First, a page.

by Cameron Adams
The musician has shared with podcast Inside Bluesfest how playing the event for the first time turned into an awakening of how to use her platform to raise awareness.
She is now one of Australia’s most socially-conscious musicians, lending her name and clout to causes close to her heart.
Higgins was touring her second album, On a Clear Night, in 2007 and was taking part in the Save the Kimberley campaign. She performed in front of a massive banner for the campaign and invited local Indigenous poet Albert Wiggan to join her on stage.
“It was just really beautiful,” Higgins told Inside Bluesfest host Ella Hooper.
“It was the first time I’d used the stage as a form of protest or tried to use it to get a message out there and spread the word about something I felt really strongly about. There were camera crews and people doing docos and it was all very exciting.”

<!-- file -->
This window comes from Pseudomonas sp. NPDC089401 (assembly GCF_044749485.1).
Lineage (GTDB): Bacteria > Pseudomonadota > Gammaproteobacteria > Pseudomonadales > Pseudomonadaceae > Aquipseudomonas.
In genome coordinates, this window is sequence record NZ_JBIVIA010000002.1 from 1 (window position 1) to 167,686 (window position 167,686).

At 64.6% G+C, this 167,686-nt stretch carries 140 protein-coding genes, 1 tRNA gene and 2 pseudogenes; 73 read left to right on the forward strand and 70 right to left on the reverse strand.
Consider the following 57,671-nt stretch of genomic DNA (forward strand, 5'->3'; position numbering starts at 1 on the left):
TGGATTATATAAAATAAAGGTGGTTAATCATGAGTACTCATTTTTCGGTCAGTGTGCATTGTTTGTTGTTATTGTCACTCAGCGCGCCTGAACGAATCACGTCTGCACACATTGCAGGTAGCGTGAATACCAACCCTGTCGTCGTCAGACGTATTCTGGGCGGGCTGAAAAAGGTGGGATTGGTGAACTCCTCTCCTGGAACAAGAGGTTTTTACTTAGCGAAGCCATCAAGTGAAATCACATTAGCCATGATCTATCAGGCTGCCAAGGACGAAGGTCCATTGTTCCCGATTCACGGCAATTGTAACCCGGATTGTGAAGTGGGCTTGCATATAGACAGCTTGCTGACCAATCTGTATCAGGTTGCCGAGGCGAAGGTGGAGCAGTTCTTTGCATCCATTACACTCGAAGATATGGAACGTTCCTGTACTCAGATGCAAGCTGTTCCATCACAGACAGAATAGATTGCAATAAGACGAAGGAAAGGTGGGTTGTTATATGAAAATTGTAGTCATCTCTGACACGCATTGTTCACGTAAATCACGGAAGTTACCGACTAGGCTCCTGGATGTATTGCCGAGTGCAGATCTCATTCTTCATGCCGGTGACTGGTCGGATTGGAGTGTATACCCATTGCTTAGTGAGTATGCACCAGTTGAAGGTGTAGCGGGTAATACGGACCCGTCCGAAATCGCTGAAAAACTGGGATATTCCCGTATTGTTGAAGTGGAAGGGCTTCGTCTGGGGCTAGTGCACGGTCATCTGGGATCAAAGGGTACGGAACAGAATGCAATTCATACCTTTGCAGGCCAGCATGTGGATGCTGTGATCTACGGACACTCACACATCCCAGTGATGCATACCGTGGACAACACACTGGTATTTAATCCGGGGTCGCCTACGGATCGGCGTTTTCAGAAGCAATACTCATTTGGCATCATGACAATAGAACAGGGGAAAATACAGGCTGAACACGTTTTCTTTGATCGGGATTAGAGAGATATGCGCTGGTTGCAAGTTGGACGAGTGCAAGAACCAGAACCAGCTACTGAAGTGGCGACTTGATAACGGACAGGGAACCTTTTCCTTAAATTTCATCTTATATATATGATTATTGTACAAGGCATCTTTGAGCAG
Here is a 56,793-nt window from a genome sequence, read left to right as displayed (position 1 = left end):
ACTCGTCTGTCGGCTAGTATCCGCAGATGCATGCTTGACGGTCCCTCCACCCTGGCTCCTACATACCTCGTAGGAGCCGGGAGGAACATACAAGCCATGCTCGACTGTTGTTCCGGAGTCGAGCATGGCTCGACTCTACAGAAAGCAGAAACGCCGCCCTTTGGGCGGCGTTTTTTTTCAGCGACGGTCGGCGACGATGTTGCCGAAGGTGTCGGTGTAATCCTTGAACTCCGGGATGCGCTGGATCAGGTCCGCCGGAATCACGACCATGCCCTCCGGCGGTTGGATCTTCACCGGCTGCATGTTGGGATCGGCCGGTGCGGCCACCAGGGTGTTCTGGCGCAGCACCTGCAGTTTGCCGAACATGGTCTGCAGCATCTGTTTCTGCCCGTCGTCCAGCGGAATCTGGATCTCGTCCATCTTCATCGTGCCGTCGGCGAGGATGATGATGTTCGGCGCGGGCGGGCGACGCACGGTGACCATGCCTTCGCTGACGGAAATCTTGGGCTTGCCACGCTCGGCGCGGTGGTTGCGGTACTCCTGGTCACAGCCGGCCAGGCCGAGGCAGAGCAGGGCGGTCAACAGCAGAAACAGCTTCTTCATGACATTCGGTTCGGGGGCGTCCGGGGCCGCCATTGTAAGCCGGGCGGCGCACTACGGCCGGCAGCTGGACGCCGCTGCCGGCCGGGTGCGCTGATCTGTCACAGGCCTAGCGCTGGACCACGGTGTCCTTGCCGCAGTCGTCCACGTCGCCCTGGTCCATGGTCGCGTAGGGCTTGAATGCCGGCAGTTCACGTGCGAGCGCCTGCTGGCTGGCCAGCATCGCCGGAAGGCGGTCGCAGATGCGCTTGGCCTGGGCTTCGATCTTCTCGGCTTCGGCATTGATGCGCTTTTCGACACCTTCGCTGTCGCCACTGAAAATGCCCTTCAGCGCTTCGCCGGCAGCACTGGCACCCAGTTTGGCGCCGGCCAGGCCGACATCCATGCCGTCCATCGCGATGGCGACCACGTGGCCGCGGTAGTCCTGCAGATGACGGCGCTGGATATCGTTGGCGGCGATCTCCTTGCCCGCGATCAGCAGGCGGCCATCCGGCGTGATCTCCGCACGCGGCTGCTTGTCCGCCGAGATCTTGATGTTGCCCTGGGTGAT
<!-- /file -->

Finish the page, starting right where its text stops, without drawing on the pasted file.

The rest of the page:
Missy realised that the Bluesfest audience was the perfect place to highlight environmental issues.
“It’s such a big festival that I knew it would get lots of eyes on it, but yeah I knew that the people who ran Bluesfest would be OK with it used as something to raise awareness about the environment because yeah, I mean, it’s probably the hippiest part of Australia in Byron, so they’ve gotta be up for it.”
“It’s a fine line to tread because you don’t want to seem preachy and you don’t want the audience to feel as I’m trying to drill some message into them. I mean people come to a music show to forget about the world’s problems and have fun. So I don’t want to ruin that for them. So it’s all about a bit of medicine with the sugar.”
Missy will return to play Bluesfest in 2022, which runs in Byron Bay from April 14 to 18, tickets from bluesfest.com.au
Inside Bluesfest also features stories from Amy Shark, Neil Finn, Ian Moss, the Living End and Peter Garrett.
Listen to both episodes for free on LiSTNR now: